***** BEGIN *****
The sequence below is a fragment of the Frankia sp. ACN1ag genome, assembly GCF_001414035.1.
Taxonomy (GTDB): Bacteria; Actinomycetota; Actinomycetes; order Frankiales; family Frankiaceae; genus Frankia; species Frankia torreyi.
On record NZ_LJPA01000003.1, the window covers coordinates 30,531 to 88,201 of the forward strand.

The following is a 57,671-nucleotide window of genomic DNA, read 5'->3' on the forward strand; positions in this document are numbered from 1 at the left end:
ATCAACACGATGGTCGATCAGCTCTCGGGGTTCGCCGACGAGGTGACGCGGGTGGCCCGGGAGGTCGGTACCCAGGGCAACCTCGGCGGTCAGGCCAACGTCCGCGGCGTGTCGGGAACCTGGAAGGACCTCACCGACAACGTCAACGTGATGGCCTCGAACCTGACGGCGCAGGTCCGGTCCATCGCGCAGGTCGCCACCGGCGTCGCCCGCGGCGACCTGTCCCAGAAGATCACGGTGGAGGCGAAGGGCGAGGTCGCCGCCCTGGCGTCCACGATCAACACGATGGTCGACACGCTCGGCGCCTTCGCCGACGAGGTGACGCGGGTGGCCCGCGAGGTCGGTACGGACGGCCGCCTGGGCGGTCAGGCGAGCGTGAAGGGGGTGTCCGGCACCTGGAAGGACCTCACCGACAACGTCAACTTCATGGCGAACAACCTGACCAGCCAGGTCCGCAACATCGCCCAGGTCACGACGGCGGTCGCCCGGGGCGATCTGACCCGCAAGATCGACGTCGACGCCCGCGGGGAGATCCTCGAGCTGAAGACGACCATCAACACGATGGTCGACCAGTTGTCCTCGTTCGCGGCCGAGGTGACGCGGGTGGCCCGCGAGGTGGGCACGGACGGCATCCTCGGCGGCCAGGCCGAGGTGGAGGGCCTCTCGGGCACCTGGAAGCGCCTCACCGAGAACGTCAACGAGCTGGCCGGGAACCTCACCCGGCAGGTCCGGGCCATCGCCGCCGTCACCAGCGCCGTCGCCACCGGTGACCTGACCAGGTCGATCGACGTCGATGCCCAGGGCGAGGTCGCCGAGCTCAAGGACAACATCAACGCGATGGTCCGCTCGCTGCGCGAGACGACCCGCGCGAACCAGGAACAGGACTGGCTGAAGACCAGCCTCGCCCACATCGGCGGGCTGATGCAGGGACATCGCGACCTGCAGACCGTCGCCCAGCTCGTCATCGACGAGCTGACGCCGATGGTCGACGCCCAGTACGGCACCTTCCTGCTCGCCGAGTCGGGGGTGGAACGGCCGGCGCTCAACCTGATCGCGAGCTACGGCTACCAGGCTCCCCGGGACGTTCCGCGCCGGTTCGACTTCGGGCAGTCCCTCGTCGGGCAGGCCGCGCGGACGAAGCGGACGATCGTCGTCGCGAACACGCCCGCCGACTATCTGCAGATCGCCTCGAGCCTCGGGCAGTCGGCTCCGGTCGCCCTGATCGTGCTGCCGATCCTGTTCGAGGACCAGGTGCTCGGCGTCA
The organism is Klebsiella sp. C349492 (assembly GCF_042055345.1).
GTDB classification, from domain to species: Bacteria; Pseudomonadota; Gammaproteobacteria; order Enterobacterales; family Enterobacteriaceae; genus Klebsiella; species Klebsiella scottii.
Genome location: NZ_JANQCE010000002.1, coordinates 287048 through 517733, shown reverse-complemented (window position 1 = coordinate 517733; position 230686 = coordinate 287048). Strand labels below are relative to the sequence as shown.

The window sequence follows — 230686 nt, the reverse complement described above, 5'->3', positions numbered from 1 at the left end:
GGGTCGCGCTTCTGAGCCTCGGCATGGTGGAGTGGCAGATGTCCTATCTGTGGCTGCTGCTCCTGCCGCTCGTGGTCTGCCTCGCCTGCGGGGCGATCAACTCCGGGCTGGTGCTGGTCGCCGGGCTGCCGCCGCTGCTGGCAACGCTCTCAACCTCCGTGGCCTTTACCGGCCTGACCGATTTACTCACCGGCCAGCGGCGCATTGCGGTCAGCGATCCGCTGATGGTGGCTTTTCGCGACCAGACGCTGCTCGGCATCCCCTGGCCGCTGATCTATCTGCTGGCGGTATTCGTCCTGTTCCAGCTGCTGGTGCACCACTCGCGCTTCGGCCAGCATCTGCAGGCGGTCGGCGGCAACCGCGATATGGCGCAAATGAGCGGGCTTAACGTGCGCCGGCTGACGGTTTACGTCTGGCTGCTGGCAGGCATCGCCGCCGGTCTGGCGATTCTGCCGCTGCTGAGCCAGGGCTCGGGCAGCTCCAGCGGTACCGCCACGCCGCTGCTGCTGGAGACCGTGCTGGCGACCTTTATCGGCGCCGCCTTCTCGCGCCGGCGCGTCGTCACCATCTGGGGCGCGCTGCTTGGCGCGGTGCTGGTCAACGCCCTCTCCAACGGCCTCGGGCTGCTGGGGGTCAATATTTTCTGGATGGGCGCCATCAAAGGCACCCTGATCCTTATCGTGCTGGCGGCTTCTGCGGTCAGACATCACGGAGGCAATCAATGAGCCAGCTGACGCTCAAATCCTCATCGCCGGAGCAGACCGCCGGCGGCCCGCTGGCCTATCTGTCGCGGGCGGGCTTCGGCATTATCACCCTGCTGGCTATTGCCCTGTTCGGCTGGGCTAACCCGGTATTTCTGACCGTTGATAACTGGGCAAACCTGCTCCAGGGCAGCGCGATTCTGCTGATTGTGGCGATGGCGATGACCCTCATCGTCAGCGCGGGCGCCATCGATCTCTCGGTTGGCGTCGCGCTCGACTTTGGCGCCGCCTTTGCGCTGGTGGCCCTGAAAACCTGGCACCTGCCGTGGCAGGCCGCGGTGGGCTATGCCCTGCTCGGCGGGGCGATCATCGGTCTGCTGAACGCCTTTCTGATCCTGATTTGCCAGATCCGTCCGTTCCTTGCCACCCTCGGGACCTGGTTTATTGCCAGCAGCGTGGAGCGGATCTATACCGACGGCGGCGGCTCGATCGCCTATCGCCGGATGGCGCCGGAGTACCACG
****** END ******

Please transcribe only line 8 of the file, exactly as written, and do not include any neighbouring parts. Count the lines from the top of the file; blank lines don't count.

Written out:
Genome location: NZ_JANQCE010000002.1, coordinates 287048 through 517733, shown reverse-complemented (window position 1 = coordinate 517733; position 230686 = coordinate 287048). Strand labels below are relative to the sequence as shown.